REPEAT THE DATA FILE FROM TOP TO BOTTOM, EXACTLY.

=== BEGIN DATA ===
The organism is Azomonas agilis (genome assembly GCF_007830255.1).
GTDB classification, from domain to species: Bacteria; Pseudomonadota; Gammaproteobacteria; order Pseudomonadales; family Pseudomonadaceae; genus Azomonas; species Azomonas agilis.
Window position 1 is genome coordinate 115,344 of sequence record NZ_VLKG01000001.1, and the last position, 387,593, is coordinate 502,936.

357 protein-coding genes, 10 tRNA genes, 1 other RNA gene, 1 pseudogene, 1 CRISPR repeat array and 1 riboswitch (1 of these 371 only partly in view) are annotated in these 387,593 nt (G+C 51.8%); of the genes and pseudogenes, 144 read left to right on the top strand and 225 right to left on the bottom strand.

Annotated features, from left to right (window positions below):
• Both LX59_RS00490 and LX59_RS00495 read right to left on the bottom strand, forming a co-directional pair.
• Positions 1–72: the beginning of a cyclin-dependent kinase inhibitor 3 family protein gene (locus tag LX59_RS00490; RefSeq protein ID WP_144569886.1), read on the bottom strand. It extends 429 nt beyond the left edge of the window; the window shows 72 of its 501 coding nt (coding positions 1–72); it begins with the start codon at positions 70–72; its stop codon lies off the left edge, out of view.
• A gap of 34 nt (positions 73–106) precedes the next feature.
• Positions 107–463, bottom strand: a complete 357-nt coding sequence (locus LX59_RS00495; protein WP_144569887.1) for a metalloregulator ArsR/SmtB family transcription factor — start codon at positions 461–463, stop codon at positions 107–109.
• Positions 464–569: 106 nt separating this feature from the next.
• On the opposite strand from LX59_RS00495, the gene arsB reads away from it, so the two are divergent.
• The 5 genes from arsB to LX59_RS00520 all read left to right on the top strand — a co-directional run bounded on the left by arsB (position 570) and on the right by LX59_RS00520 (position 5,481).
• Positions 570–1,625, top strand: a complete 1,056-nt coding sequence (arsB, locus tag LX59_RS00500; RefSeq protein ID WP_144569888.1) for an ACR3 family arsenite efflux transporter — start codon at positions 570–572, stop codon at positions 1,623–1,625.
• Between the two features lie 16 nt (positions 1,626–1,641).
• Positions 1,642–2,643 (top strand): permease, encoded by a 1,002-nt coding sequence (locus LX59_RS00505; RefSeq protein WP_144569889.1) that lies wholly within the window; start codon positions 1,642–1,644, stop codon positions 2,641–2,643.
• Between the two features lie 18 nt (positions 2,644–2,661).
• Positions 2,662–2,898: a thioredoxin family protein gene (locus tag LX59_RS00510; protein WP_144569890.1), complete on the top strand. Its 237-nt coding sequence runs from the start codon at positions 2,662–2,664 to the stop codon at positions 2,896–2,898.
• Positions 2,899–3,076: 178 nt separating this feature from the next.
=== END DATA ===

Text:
The organism is Azomonas agilis (genome assembly GCF_007830255.1).
GTDB classification, from domain to species: Bacteria; Pseudomonadota; Gammaproteobacteria; order Pseudomonadales; family Pseudomonadaceae; genus Azomonas; species Azomonas agilis.
Window position 1 is genome coordinate 115,344 of sequence record NZ_VLKG01000001.1, and the last position, 387,593, is coordinate 502,936.

357 protein-coding genes, 10 tRNA genes, 1 other RNA gene, 1 pseudogene, 1 CRISPR repeat array and 1 riboswitch (1 of these 371 only partly in view) are annotated in these 387,593 nt (G+C 51.8%); of the genes and pseudogenes, 144 read left to right on the top strand and 225 right to left on the bottom strand.

Annotated features, from left to right (window positions below):
• Both LX59_RS00490 and LX59_RS00495 read right to left on the bottom strand, forming a co-directional pair.
• Positions 1–72: the beginning of a cyclin-dependent kinase inhibitor 3 family protein gene (locus tag LX59_RS00490; RefSeq protein ID WP_144569886.1), read on the bottom strand. It extends 429 nt beyond the left edge of the window; the window shows 72 of its 501 coding nt (coding positions 1–72); it begins with the start codon at positions 70–72; its stop codon lies off the left edge, out of view.
• A gap of 34 nt (positions 73–106) precedes the next feature.
• Positions 107–463, bottom strand: a complete 357-nt coding sequence (locus LX59_RS00495; protein WP_144569887.1) for a metalloregulator ArsR/SmtB family transcription factor — start codon at positions 461–463, stop codon at positions 107–109.
• Positions 464–569: 106 nt separating this feature from the next.
• On the opposite strand from LX59_RS00495, the gene arsB reads away from it, so the two are divergent.
• The 5 genes from arsB to LX59_RS00520 all read left to right on the top strand — a co-directional run bounded on the left by arsB (position 570) and on the right by LX59_RS00520 (position 5,481).
• Positions 570–1,625, top strand: a complete 1,056-nt coding sequence (arsB, locus tag LX59_RS00500; RefSeq protein ID WP_144569888.1) for an ACR3 family arsenite efflux transporter — start codon at positions 570–572, stop codon at positions 1,623–1,625.
• Between the two features lie 16 nt (positions 1,626–1,641).
• Positions 1,642–2,643 (top strand): permease, encoded by a 1,002-nt coding sequence (locus LX59_RS00505; RefSeq protein WP_144569889.1) that lies wholly within the window; start codon positions 1,642–1,644, stop codon positions 2,641–2,643.
• Between the two features lie 18 nt (positions 2,644–2,661).
• Positions 2,662–2,898: a thioredoxin family protein gene (locus tag LX59_RS00510; protein WP_144569890.1), complete on the top strand. Its 237-nt coding sequence runs from the start codon at positions 2,662–2,664 to the stop codon at positions 2,896–2,898.
• Positions 2,899–3,076: 178 nt separating this feature from the next.